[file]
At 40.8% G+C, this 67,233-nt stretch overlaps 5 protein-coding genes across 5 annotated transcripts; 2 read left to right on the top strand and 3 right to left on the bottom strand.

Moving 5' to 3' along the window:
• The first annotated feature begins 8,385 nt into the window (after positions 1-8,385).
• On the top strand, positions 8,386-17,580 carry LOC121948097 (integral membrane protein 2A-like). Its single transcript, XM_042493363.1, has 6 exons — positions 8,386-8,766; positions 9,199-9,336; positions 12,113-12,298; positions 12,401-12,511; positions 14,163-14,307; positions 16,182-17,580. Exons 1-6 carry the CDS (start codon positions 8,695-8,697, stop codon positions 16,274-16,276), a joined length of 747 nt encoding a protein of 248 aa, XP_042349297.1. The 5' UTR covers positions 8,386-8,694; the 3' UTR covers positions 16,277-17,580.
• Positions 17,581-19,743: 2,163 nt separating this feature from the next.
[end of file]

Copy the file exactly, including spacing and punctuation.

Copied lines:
At 40.8% G+C, this 67,233-nt stretch overlaps 5 protein-coding genes across 5 annotated transcripts; 2 read left to right on the top strand and 3 right to left on the bottom strand.

Moving 5' to 3' along the window:
• The first annotated feature begins 8,385 nt into the window (after positions 1-8,385).
• On the top strand, positions 8,386-17,580 carry LOC121948097 (integral membrane protein 2A-like). Its single transcript, XM_042493363.1, has 6 exons — positions 8,386-8,766; positions 9,199-9,336; positions 12,113-12,298; positions 12,401-12,511; positions 14,163-14,307; positions 16,182-17,580. Exons 1-6 carry the CDS (start codon positions 8,695-8,697, stop codon positions 16,274-16,276), a joined length of 747 nt encoding a protein of 248 aa, XP_042349297.1. The 5' UTR covers positions 8,386-8,694; the 3' UTR covers positions 16,277-17,580.
• Positions 17,581-19,743: 2,163 nt separating this feature from the next.